Canadian horror — and I don’t mean when a Zamboni breaks down just before your ice time, but the kind of scary movies we make — tends to go against the grain. Movies like Ginger Snaps, Cannibal Girls and the squirmy body terror of David Cronenberg bring fresh points of view to established mythologies to breathe new life into old genres.
In 2008 director Bruce McDonald did just that with the bio-terror freakout, Pontypool. The story of a God Bug that turns people into zombies barely gives us a glimpse of the walking dead, instead replacing the gore with brain matter, making it one of the smartest undead movies in years.
He’s genre-bending again, this time in Hellions, a home invasion survival tale with a demonic twist. McDonald says Canadian filmmakers mess with traditional formulas for two reasons. The first is practical.
“The script, when I first read it, read easily like a 40-day shoot, $5-million movie,” he says. “But then you get the news that you only have 20 days and less money. There’s no choice but to subvert and say, ‘We have to now begin with this established premise and show a world we kind of know, but subtly we have to make some different kinds of choices.’
“Hellions was much more of an action picture, in a sense, but you need time to make action. A sequence will work much better in 25 shots than in three shots. That’s the practical nature of handmade Canadian cinema. We don’t have the big machine but we do have some smart people and we know how to do it. That does create a spin on things. You’re outside the gates of Hollywood and when the parents are away the kids will play.”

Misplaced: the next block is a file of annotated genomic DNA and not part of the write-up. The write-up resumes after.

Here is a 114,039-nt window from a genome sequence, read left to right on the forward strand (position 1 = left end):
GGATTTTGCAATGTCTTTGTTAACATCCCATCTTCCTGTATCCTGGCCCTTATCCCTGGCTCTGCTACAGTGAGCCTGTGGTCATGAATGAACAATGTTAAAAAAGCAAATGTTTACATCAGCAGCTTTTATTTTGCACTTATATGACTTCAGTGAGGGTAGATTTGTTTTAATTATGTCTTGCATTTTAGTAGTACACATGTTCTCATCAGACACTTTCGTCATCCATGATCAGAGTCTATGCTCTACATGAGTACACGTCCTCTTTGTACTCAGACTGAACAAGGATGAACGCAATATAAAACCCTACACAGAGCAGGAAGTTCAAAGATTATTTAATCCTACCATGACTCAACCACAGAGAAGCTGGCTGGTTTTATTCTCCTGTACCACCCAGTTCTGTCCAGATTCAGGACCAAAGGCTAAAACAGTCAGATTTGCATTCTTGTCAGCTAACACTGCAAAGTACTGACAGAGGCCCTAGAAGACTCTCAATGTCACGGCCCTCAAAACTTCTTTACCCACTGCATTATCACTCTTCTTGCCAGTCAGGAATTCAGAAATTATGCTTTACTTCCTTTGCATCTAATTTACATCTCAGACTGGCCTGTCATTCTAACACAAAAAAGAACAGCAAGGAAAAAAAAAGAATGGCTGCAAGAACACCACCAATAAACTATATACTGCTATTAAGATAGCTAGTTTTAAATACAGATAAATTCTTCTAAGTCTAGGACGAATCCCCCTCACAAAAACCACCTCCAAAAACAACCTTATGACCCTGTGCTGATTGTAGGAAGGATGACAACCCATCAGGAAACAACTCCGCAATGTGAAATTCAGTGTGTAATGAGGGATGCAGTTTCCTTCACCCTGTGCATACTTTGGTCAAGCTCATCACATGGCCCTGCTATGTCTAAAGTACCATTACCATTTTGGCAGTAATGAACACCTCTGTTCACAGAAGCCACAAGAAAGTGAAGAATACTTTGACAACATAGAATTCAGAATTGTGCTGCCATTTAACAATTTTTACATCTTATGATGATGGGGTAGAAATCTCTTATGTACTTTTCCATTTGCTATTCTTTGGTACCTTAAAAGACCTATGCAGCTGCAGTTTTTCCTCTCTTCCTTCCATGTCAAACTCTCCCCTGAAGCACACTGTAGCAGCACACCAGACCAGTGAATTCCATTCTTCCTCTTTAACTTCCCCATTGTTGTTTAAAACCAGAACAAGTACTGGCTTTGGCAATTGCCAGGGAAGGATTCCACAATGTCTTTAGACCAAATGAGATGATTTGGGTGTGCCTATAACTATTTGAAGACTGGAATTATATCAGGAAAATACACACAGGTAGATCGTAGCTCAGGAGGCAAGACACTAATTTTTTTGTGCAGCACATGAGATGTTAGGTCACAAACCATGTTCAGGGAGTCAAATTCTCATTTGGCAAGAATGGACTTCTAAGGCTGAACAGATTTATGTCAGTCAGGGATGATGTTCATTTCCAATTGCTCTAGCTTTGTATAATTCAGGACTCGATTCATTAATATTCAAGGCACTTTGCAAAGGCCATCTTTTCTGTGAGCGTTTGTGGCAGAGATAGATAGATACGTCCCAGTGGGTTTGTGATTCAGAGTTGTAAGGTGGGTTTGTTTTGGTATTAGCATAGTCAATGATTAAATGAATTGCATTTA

The second reason? “Canadians are naturally mischievous and like to f— with people,” he laughs.
McDonald’s extensive resume includes Canadian classics like Hard Core Logo and Highway 61, but it’s not heavily weighted to horror, even though he says Oct. 31 gave him his “Mr. Entertainment Gene.”
“I have loved Halloween more than any other holiday since I was young,” he says. “I think it was my first theatre. My first way into this entertainment world I love so much. I wasn’t Catholic so I didn’t get to the ceremonies of the Catholic Church and the robes and the incense and the priests and visions of hell. For a little Protestant kid from the suburbs, Halloween was the best.”
Canadian horror, and I don’t mean Tim Horton’s running out of Timbits just before your coffee break, but the kind of scary movies we make, tends to turn convention on its head.
How many hack comics have joked about the beastly effects of PMS? “Ginger Snaps” takes those jokes one step further in a wickedly humorous feminist werewolf allegory. Other examples of distinctive CanCon horror include “Black Christmas,” a movie shot in Toronto that set the template for most of the slasher films of the 1980s and ’90s, “Cannibal Girls,” an early horror comedy, and don’t even get me started on the squirmy body terror of David Cronenberg.
“Hellions,” a new film that smashes up “The Brood” and “Are You Afraid of the Dark,” is a fresh look at the Devil Child genre.
Chloe Rose is Dora, a pregnant high schooler left home alone on Halloween. She’s waiting for her boyfriend (Luke Bilyk) to come over but before he gets there kids in creepy costumes come to the door. At first it seems harmless, but when the same kids reappear, this time with Dora’s boyfriend’s head in their candy sack, things take a terrifying turn for the macabre.
Director Bruce McDonald, working from a script by “The Colony” screenwriter Pascal Trottier, has made a film hat is short on actual hardcore scares, but long on unease. McDonald uses visual tricks—nightmarish red and pink colour palettes, slow motion and inky darkness—dreamy sequences and a spooky children’s chant to underline Dora’s mounting fear.
“Hellions” isn’t the kind of slice-and-dice movie we’ve come to expect from home invasion movies like “You’re Next.” Instead it’s a loosely plotted, hallucinogenic horror that is more weird than scary.